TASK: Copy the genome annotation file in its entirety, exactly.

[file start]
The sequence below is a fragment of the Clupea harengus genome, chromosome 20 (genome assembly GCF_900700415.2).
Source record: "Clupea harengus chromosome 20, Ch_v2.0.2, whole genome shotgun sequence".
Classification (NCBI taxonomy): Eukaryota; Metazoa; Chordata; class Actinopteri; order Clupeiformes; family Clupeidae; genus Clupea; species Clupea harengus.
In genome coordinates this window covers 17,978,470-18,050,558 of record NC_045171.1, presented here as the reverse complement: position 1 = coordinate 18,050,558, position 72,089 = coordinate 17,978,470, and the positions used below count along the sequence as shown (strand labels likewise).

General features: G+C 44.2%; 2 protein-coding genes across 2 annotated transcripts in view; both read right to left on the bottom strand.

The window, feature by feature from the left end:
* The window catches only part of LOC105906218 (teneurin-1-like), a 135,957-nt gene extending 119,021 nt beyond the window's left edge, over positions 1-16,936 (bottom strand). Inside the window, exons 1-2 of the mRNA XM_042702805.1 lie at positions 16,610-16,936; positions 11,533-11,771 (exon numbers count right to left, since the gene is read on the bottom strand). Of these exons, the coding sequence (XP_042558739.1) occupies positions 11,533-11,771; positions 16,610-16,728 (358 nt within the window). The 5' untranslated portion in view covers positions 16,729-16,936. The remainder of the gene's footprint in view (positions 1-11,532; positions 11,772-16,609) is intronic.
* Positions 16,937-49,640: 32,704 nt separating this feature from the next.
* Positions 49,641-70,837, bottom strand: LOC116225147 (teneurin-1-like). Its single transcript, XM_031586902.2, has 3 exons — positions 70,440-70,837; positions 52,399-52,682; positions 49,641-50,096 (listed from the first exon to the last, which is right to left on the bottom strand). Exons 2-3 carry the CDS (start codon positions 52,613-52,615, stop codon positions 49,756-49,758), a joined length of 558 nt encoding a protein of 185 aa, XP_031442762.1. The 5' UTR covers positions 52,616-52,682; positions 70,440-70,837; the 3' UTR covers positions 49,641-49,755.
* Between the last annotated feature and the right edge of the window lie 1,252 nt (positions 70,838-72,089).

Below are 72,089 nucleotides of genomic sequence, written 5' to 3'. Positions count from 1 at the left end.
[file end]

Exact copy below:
The sequence below is a fragment of the Clupea harengus genome, chromosome 20 (genome assembly GCF_900700415.2).
Source record: "Clupea harengus chromosome 20, Ch_v2.0.2, whole genome shotgun sequence".
Classification (NCBI taxonomy): Eukaryota; Metazoa; Chordata; class Actinopteri; order Clupeiformes; family Clupeidae; genus Clupea; species Clupea harengus.
In genome coordinates this window covers 17,978,470-18,050,558 of record NC_045171.1, presented here as the reverse complement: position 1 = coordinate 18,050,558, position 72,089 = coordinate 17,978,470, and the positions used below count along the sequence as shown (strand labels likewise).

General features: G+C 44.2%; 2 protein-coding genes across 2 annotated transcripts in view; both read right to left on the bottom strand.

The window, feature by feature from the left end:
* The window catches only part of LOC105906218 (teneurin-1-like), a 135,957-nt gene extending 119,021 nt beyond the window's left edge, over positions 1-16,936 (bottom strand). Inside the window, exons 1-2 of the mRNA XM_042702805.1 lie at positions 16,610-16,936; positions 11,533-11,771 (exon numbers count right to left, since the gene is read on the bottom strand). Of these exons, the coding sequence (XP_042558739.1) occupies positions 11,533-11,771; positions 16,610-16,728 (358 nt within the window). The 5' untranslated portion in view covers positions 16,729-16,936. The remainder of the gene's footprint in view (positions 1-11,532; positions 11,772-16,609) is intronic.
* Positions 16,937-49,640: 32,704 nt separating this feature from the next.
* Positions 49,641-70,837, bottom strand: LOC116225147 (teneurin-1-like). Its single transcript, XM_031586902.2, has 3 exons — positions 70,440-70,837; positions 52,399-52,682; positions 49,641-50,096 (listed from the first exon to the last, which is right to left on the bottom strand). Exons 2-3 carry the CDS (start codon positions 52,613-52,615, stop codon positions 49,756-49,758), a joined length of 558 nt encoding a protein of 185 aa, XP_031442762.1. The 5' UTR covers positions 52,616-52,682; positions 70,440-70,837; the 3' UTR covers positions 49,641-49,755.
* Between the last annotated feature and the right edge of the window lie 1,252 nt (positions 70,838-72,089).

Below are 72,089 nucleotides of genomic sequence, written 5' to 3'. Positions count from 1 at the left end.